First time I saw her was in the mirror on my locker door. I'd kicked my swim gear onto the bottom shelf and was reaching to the top for my calc book when she opened her locker across the hall. She had a streaked blond ponytail dangling out the back of her baseball cap.
Great. Now I was obligated to rag on her for violating the new dress code. Forget it, I decided. My vote—the only dissenting one in the whole student council—still counted. With me, anyway. People could come to school buck naked for all I cared. It wasn't about clothes.
We slammed our lockers in unison and turned. Her eyes met mine. "Hi," she said, smiling.
My stomach fluttered. "Hi," I answered automatically. She was new. Had to be. I would've noticed her.
She sauntered away, but not before I caught a glimpse of her T-shirt. It said: IMRU?
Am I what?
She glanced back over her shoulder, the way you do when you know someone's watching. That's when it registered—the rainbow triangle below the message. My eyes dropped. Kept her in sight, though, as she disappeared around the corner.
I shifted my attention to my schedule. Brit Lit, calc, U.S. History, then art and econ after lunch. Was I out of my mind? Why was I taking a full load my last semester of high school? Weren't we supposed to revel in this time, embrace our friends, screw around until graduation? At some pivotal point, of course, we'd decide the direction our lives were going to take. A derisive laugh might've escaped my lips. Like I got to decide anything about my life.
I headed down the deserted hallway, clutching my books to my chest. This is insane, I thought. I don't even need the credits. I'd gotten to choose the early track—first class at seven, last class at one—but then I added econ at the last minute so I'd be finishing the day with everyone else. I drew a deep breath, and coughed. Who needed to get stoned before school when you got a free ride from the carpet-cleaning fumes?
Morning was a blur. As I stumbled to lunch, my head reeling from the volume of homework I'd already accumulated, my anxiety mounted. I'd be up till , easy.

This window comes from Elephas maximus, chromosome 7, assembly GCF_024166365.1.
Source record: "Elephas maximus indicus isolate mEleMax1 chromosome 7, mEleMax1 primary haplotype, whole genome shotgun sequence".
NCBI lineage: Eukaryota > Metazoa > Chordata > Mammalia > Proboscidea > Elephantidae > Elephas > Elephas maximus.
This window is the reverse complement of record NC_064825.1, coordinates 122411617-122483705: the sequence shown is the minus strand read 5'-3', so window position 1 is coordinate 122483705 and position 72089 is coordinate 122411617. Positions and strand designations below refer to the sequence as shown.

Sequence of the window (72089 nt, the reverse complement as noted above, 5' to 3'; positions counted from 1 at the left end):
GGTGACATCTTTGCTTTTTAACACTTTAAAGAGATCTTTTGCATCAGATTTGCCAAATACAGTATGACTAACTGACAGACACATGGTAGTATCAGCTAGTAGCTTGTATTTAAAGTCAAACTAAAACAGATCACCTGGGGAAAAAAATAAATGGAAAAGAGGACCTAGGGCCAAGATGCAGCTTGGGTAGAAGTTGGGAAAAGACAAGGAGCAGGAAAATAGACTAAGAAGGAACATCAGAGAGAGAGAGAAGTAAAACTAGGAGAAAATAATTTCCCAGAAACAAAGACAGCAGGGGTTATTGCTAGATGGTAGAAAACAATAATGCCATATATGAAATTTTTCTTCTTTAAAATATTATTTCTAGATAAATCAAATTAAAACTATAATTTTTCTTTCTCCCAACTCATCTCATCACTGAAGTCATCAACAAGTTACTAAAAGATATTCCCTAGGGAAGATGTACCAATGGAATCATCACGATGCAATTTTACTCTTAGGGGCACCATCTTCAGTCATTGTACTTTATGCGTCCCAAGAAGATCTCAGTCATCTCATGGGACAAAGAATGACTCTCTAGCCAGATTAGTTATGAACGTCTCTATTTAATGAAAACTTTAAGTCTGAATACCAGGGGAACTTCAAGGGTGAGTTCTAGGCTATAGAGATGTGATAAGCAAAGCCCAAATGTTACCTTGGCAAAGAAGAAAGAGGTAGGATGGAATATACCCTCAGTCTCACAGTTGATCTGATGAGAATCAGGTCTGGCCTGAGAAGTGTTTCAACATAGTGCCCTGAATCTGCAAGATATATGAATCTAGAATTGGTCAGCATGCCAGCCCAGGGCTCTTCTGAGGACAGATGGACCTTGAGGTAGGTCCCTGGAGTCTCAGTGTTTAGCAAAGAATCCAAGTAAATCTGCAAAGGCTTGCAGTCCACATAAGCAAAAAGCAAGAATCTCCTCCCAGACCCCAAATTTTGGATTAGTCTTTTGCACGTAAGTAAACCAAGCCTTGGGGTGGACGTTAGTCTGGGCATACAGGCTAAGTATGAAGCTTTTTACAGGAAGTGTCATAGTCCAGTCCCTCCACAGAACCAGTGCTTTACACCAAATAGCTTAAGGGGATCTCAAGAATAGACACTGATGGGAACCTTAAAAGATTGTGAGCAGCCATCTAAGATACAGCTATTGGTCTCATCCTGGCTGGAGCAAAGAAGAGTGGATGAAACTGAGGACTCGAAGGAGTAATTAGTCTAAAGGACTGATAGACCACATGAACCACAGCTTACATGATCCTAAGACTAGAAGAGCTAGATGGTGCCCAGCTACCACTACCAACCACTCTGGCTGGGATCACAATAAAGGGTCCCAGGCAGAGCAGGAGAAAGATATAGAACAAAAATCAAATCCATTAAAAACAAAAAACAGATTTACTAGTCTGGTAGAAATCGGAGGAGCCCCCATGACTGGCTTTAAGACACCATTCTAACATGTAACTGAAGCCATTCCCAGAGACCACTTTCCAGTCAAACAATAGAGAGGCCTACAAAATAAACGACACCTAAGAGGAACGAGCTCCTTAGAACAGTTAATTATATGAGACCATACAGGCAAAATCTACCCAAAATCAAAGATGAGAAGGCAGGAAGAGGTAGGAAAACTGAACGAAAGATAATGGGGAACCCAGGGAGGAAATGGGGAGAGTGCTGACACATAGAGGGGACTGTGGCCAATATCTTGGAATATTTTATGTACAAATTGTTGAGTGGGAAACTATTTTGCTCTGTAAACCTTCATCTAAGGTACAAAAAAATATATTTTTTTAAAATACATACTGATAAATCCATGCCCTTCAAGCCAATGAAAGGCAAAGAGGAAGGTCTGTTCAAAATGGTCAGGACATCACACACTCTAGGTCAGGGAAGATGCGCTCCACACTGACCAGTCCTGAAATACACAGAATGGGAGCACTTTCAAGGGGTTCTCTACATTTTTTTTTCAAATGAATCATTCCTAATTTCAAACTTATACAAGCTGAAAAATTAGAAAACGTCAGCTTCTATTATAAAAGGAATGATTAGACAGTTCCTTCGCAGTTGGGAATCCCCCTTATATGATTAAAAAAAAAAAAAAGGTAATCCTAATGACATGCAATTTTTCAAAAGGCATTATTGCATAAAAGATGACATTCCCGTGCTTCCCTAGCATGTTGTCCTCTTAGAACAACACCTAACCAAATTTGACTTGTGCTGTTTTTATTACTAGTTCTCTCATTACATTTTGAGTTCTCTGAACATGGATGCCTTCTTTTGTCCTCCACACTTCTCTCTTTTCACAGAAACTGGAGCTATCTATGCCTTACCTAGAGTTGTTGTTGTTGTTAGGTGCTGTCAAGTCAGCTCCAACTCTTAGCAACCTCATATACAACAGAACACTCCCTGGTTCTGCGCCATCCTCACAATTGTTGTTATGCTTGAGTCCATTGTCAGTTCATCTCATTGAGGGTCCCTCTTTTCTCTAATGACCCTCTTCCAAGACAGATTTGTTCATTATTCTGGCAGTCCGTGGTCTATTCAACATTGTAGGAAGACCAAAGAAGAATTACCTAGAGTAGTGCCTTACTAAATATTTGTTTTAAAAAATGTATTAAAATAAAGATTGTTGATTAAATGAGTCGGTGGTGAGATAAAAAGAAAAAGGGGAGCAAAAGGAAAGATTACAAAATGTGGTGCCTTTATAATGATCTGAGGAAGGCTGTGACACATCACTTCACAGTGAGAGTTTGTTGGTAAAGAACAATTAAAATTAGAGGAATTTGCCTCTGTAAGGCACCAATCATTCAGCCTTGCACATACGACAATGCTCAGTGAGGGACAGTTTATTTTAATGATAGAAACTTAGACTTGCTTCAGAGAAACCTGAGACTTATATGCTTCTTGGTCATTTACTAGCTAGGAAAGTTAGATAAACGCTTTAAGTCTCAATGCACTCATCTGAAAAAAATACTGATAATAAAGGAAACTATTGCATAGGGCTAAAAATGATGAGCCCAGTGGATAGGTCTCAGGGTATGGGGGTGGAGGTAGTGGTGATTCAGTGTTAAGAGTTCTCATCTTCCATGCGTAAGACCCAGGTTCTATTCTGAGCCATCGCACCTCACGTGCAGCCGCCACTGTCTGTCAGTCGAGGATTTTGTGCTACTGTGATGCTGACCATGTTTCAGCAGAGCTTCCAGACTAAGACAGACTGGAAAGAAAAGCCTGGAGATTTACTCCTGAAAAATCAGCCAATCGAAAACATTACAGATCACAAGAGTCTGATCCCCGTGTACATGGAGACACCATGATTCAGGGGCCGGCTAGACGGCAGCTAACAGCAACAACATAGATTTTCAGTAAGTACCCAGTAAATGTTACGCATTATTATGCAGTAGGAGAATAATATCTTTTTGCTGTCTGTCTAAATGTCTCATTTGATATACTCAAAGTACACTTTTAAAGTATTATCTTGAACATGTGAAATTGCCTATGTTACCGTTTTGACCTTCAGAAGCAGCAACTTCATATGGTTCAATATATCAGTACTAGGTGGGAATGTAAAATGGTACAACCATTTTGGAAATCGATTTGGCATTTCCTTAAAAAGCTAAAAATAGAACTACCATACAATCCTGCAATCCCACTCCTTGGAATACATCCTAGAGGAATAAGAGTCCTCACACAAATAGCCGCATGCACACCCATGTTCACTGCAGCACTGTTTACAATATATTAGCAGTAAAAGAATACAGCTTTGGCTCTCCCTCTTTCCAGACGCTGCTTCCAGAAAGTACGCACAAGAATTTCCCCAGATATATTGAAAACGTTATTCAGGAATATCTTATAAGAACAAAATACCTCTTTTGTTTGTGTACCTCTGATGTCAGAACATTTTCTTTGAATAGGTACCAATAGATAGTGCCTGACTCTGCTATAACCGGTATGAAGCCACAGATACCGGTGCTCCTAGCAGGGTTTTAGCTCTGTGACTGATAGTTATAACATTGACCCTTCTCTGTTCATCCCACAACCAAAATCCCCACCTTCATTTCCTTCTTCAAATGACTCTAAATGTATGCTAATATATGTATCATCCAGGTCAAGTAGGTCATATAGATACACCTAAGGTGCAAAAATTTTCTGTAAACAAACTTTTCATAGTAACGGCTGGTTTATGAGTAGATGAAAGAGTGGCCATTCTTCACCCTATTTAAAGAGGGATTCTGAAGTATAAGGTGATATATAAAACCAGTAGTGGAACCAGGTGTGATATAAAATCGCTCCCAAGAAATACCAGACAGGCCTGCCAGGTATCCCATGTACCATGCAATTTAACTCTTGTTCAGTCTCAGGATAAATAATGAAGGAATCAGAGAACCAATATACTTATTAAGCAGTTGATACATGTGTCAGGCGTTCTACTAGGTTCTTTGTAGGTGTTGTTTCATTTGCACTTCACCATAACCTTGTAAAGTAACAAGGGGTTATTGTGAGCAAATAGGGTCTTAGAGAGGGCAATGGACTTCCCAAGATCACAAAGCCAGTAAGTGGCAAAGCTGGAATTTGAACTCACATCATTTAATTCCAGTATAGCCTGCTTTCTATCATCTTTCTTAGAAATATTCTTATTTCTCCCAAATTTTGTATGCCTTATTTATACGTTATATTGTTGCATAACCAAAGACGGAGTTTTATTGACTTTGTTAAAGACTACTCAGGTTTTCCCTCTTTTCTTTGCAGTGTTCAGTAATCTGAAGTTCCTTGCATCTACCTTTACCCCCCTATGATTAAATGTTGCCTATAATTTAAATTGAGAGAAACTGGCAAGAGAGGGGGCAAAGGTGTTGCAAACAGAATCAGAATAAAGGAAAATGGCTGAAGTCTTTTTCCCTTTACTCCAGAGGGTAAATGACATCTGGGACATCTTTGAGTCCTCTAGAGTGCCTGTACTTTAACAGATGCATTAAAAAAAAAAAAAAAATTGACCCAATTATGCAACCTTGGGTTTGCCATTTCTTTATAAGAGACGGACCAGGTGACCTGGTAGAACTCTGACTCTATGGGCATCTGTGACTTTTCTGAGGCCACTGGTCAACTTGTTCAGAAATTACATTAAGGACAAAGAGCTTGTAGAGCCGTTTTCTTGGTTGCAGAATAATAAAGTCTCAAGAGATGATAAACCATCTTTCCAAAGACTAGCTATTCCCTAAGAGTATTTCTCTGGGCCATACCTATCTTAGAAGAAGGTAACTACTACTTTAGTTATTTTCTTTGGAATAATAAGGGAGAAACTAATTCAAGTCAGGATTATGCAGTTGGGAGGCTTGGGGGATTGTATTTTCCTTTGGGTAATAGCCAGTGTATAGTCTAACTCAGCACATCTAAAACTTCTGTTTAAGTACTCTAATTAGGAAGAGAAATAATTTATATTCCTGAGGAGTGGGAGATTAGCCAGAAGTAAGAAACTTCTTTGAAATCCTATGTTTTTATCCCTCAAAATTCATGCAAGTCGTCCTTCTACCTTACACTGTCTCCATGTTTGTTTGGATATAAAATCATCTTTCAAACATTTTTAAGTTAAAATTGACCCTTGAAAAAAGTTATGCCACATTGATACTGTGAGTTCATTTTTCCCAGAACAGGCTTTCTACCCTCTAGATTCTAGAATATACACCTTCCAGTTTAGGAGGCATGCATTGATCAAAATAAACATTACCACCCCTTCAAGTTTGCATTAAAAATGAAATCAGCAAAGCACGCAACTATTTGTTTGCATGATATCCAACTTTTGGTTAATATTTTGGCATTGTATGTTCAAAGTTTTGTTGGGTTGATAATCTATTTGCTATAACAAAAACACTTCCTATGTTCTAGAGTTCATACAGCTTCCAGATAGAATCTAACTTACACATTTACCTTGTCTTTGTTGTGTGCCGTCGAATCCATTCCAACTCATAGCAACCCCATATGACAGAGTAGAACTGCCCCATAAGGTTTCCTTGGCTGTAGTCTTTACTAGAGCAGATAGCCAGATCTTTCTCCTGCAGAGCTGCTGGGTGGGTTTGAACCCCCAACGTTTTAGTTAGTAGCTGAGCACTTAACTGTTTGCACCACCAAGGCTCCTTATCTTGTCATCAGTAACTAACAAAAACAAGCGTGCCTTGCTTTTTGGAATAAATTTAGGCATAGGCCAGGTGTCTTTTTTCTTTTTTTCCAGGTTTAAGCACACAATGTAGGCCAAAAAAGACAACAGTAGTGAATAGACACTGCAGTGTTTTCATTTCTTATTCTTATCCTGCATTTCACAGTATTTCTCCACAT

"Babe!" Seth called across the crowded cafeteria. He loped to the double doorway to meet me. Kiss me. "We're over here." He thumbed toward the vending machines, snaking an arm around my waist and steering me along.
"Hi, Holland. Hey, Seth," a few people greeted us as we weaved between tables. I assumed my oh-so-happy face. Plaster-casted smile. What was wrong with me? I loved school. I couldn't wait to get back after winter break.
"Holland, did you see Mrs. Lucas? She was looking for you," Leah said as she cleared a place beside her for me to sit. "She said to tell you to drop into the career center sometime today."
Today, tomorrow, never. Popping the top on a can of Pepsi Twist that Seth had set in front of me, I said to Kirsten across the table, "How was Christmas in Texas?"
Leah kicked my shin.
Kirsten sighed theatrically. "You had to ask." She launched into a psychodrama about how her mother was a raving lunatic the whole two weeks and all they did was scream at each other.
Seth split his fries with me and I zoned. He said in my ear, "You want ketchup?" I must've nodded because he got up and left.
Leah and Kirsten began to talk about college—again. Could we get through one whole day without bringing up the subject? Kirsten said, “Mom wants me to commute to Metro Urban and live at home. Like that's going to happen.” She rolled her eyes. “All I want to do is graduate and get the hell out of this rat hole.”